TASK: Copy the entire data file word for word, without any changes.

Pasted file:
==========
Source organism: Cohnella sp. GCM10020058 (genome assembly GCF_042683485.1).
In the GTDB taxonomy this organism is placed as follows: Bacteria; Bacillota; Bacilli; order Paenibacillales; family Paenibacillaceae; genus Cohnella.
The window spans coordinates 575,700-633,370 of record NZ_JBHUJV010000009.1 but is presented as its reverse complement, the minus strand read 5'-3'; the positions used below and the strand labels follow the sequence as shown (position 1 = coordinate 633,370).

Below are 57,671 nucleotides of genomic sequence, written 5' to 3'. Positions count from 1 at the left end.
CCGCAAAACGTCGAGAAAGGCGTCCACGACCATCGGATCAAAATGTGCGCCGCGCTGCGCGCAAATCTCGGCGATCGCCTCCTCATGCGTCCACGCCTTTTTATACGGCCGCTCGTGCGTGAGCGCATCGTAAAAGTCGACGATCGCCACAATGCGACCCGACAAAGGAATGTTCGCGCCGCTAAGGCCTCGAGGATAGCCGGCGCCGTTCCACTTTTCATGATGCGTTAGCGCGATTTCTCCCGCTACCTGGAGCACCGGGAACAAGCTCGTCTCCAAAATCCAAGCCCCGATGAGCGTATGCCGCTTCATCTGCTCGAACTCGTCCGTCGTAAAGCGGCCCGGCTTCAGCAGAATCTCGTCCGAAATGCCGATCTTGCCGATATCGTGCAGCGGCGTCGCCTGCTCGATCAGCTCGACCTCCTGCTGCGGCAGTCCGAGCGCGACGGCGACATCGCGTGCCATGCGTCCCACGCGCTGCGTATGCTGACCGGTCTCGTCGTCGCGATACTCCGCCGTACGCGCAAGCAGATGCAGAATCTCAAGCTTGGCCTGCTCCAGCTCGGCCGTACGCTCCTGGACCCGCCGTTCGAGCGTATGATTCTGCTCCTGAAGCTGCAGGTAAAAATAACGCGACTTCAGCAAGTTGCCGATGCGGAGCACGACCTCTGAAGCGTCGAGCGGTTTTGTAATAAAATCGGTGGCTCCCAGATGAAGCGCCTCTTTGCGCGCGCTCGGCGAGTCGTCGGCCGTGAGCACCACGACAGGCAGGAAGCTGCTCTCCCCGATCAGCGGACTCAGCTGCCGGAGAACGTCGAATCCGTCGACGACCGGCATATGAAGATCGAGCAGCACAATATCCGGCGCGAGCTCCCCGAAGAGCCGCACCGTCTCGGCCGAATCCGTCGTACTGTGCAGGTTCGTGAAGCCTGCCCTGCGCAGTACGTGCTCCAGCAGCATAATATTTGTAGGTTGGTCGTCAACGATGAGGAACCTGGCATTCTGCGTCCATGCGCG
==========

Source organism: Cohnella sp. GCM10020058 (genome assembly GCF_042683485.1).
In the GTDB taxonomy this organism is placed as follows: Bacteria; Bacillota; Bacilli; order Paenibacillales; family Paenibacillaceae; genus Cohnella.
The window spans coordinates 575,700-633,370 of record NZ_JBHUJV010000009.1 but is presented as its reverse complement, the minus strand read 5'-3'; the positions used below and the strand labels follow the sequence as shown (position 1 = coordinate 633,370).

Below are 57,671 nucleotides of genomic sequence, written 5' to 3'. Positions count from 1 at the left end.
CCGCAAAACGTCGAGAAAGGCGTCCACGACCATCGGATCAAAATGTGCGCCGCGCTGCGCGCAAATCTCGGCGATCGCCTCCTCATGCGTCCACGCCTTTTTATACGGCCGCTCGTGCGTGAGCGCATCGTAAAAGTCGACGATCGCCACAATGCGACCCGACAAAGGAATGTTCGCGCCGCTAAGGCCTCGAGGATAGCCGGCGCCGTTCCACTTTTCATGATGCGTTAGCGCGATTTCTCCCGCTACCTGGAGCACCGGGAACAAGCTCGTCTCCAAAATCCAAGCCCCGATGAGCGTATGCCGCTTCATCTGCTCGAACTCGTCCGTCGTAAAGCGGCCCGGCTTCAGCAGAATCTCGTCCGAAATGCCGATCTTGCCGATATCGTGCAGCGGCGTCGCCTGCTCGATCAGCTCGACCTCCTGCTGCGGCAGTCCGAGCGCGACGGCGACATCGCGTGCCATGCGTCCCACGCGCTGCGTATGCTGACCGGTCTCGTCGTCGCGATACTCCGCCGTACGCGCAAGCAGATGCAGAATCTCAAGCTTGGCCTGCTCCAGCTCGGCCGTACGCTCCTGGACCCGCCGTTCGAGCGTATGATTCTGCTCCTGAAGCTGCAGGTAAAAATAACGCGACTTCAGCAAGTTGCCGATGCGGAGCACGACCTCTGAAGCGTCGAGCGGTTTTGTAATAAAATCGGTGGCTCCCAGATGAAGCGCCTCTTTGCGCGCGCTCGGCGAGTCGTCGGCCGTGAGCACCACGACAGGCAGGAAGCTGCTCTCCCCGATCAGCGGACTCAGCTGCCGGAGAACGTCGAATCCGTCGACGACCGGCATATGAAGATCGAGCAGCACAATATCCGGCGCGAGCTCCCCGAAGAGCCGCACCGTCTCGGCCGAATCCGTCGTACTGTGCAGGTTCGTGAAGCCTGCCCTGCGCAGTACGTGCTCCAGCAGCATAATATTTGTAGGTTGGTCGTCAACGATGAGGAACCTGGCATTCTGCGTCCATGCGCG